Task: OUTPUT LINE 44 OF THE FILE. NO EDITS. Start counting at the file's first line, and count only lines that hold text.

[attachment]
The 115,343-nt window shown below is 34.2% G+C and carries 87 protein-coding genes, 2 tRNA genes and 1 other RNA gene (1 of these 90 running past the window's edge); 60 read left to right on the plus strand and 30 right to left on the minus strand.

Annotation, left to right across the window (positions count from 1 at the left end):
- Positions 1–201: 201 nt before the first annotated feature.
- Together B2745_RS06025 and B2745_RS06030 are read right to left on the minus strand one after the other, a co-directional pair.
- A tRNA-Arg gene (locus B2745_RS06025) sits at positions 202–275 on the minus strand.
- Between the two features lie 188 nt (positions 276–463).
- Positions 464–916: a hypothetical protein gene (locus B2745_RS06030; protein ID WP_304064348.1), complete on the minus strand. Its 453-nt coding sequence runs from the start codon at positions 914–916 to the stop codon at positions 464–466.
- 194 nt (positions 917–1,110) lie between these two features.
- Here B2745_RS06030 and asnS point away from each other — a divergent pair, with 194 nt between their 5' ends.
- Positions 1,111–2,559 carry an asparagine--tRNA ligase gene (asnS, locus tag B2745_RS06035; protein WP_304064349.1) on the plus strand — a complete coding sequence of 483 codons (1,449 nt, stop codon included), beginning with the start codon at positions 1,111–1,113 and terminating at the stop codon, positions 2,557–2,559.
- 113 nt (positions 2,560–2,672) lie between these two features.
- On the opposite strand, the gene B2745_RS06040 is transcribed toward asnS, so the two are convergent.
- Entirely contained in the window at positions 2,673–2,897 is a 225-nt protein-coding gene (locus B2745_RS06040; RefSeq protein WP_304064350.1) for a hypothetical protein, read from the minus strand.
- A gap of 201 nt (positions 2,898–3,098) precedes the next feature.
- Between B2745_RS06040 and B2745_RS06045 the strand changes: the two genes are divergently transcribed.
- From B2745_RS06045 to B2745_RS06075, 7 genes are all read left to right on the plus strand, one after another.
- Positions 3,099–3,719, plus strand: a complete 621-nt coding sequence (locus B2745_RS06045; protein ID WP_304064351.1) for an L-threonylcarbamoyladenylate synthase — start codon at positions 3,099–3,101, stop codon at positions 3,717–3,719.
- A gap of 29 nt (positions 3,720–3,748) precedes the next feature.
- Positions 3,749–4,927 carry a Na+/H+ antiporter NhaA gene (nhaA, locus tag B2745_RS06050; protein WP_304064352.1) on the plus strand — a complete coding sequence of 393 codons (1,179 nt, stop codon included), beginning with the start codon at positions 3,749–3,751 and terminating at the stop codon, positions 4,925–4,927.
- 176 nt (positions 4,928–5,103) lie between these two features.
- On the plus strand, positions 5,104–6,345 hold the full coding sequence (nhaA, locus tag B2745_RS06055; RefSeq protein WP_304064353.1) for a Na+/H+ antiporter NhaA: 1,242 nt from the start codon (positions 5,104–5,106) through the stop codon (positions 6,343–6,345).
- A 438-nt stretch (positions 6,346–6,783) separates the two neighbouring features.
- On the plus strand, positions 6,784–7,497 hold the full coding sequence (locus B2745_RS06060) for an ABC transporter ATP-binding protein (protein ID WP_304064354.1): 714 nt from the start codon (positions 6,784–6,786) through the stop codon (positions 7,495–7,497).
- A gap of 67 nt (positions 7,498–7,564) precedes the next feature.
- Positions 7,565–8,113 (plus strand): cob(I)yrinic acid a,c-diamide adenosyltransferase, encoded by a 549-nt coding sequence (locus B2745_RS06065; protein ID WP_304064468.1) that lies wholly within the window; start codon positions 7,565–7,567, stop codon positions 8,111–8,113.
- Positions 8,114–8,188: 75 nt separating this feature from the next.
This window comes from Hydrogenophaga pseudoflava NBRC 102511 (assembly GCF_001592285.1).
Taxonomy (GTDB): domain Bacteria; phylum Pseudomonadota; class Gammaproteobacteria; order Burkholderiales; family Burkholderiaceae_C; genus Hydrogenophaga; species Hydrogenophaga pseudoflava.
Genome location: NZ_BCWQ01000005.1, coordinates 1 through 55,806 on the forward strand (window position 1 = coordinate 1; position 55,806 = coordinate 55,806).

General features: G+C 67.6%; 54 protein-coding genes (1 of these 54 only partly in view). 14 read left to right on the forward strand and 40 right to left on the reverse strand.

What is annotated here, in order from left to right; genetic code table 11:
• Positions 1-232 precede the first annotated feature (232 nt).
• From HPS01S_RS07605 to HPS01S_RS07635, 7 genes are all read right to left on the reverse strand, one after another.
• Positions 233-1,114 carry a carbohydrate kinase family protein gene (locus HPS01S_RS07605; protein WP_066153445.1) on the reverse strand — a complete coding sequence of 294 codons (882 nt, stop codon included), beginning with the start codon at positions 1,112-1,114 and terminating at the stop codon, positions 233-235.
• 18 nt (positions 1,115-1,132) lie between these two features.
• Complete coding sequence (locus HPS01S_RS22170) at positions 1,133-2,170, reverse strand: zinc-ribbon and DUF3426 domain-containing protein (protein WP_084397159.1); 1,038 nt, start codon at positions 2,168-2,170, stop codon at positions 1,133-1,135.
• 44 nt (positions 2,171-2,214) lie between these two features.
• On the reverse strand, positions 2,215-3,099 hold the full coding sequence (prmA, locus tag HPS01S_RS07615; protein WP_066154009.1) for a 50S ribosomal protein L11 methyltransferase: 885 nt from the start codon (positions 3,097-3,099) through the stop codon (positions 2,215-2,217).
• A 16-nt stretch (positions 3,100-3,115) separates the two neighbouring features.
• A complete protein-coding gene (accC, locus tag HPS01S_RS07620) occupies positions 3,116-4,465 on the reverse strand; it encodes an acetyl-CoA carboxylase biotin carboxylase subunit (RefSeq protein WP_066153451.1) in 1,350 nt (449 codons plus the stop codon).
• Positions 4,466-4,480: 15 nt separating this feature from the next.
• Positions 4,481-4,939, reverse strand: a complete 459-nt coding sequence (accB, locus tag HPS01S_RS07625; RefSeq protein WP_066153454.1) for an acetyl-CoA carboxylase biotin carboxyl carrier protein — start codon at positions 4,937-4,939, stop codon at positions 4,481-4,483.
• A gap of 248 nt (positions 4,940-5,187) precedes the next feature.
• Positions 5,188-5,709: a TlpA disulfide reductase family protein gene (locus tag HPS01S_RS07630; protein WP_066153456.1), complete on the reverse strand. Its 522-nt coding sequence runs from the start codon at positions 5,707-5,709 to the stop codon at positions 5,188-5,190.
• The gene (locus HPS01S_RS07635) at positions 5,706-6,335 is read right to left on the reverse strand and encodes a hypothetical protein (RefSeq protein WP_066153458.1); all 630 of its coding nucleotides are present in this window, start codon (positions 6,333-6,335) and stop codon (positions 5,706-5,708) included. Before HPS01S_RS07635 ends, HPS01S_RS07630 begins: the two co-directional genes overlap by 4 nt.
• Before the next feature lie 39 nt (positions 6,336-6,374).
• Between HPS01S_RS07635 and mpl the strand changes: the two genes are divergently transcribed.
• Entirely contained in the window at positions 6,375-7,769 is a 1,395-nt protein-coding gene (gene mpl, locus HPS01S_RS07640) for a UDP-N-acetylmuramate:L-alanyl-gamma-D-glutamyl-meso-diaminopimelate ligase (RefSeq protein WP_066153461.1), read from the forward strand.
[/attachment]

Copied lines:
• Positions 5,188-5,709: a TlpA disulfide reductase family protein gene (locus tag HPS01S_RS07630; protein WP_066153456.1), complete on the reverse strand. Its 522-nt coding sequence runs from the start codon at positions 5,707-5,709 to the stop codon at positions 5,188-5,190.